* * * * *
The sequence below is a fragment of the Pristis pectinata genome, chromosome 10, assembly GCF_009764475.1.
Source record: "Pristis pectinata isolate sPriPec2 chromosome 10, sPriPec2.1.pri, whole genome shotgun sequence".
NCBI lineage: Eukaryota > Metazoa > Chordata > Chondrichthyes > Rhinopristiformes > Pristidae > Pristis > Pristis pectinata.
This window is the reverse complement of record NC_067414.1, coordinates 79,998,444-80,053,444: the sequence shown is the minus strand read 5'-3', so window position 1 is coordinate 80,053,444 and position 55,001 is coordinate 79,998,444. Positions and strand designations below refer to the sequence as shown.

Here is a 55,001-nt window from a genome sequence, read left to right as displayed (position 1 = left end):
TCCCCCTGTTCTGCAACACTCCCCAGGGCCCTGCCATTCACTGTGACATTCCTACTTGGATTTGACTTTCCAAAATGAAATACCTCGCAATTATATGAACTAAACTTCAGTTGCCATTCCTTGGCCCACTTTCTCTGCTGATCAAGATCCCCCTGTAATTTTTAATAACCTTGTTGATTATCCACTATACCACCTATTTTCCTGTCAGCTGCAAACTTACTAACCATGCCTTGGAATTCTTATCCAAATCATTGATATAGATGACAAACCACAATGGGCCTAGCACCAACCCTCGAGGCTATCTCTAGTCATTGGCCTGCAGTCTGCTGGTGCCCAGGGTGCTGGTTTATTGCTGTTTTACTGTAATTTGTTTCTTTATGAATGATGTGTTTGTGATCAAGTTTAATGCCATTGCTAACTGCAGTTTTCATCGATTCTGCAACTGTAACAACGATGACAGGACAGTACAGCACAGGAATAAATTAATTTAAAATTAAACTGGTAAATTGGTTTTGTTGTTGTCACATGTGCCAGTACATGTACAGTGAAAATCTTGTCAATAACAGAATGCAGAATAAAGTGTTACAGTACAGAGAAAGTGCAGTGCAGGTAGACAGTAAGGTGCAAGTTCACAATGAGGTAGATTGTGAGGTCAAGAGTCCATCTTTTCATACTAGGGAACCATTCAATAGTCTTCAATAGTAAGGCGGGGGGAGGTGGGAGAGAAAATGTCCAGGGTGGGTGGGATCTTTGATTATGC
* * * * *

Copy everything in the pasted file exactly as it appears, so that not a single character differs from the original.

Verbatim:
The sequence below is a fragment of the Pristis pectinata genome, chromosome 10, assembly GCF_009764475.1.
Source record: "Pristis pectinata isolate sPriPec2 chromosome 10, sPriPec2.1.pri, whole genome shotgun sequence".
NCBI lineage: Eukaryota > Metazoa > Chordata > Chondrichthyes > Rhinopristiformes > Pristidae > Pristis > Pristis pectinata.
This window is the reverse complement of record NC_067414.1, coordinates 79,998,444-80,053,444: the sequence shown is the minus strand read 5'-3', so window position 1 is coordinate 80,053,444 and position 55,001 is coordinate 79,998,444. Positions and strand designations below refer to the sequence as shown.

Here is a 55,001-nt window from a genome sequence, read left to right as displayed (position 1 = left end):
TCCCCCTGTTCTGCAACACTCCCCAGGGCCCTGCCATTCACTGTGACATTCCTACTTGGATTTGACTTTCCAAAATGAAATACCTCGCAATTATATGAACTAAACTTCAGTTGCCATTCCTTGGCCCACTTTCTCTGCTGATCAAGATCCCCCTGTAATTTTTAATAACCTTGTTGATTATCCACTATACCACCTATTTTCCTGTCAGCTGCAAACTTACTAACCATGCCTTGGAATTCTTATCCAAATCATTGATATAGATGACAAACCACAATGGGCCTAGCACCAACCCTCGAGGCTATCTCTAGTCATTGGCCTGCAGTCTGCTGGTGCCCAGGGTGCTGGTTTATTGCTGTTTTACTGTAATTTGTTTCTTTATGAATGATGTGTTTGTGATCAAGTTTAATGCCATTGCTAACTGCAGTTTTCATCGATTCTGCAACTGTAACAACGATGACAGGACAGTACAGCACAGGAATAAATTAATTTAAAATTAAACTGGTAAATTGGTTTTGTTGTTGTCACATGTGCCAGTACATGTACAGTGAAAATCTTGTCAATAACAGAATGCAGAATAAAGTGTTACAGTACAGAGAAAGTGCAGTGCAGGTAGACAGTAAGGTGCAAGTTCACAATGAGGTAGATTGTGAGGTCAAGAGTCCATCTTTTCATACTAGGGAACCATTCAATAGTCTTCAATAGTAAGGCGGGGGGAGGTGGGAGAGAAAATGTCCAGGGTGGGTGGGATCTTTGATTATGC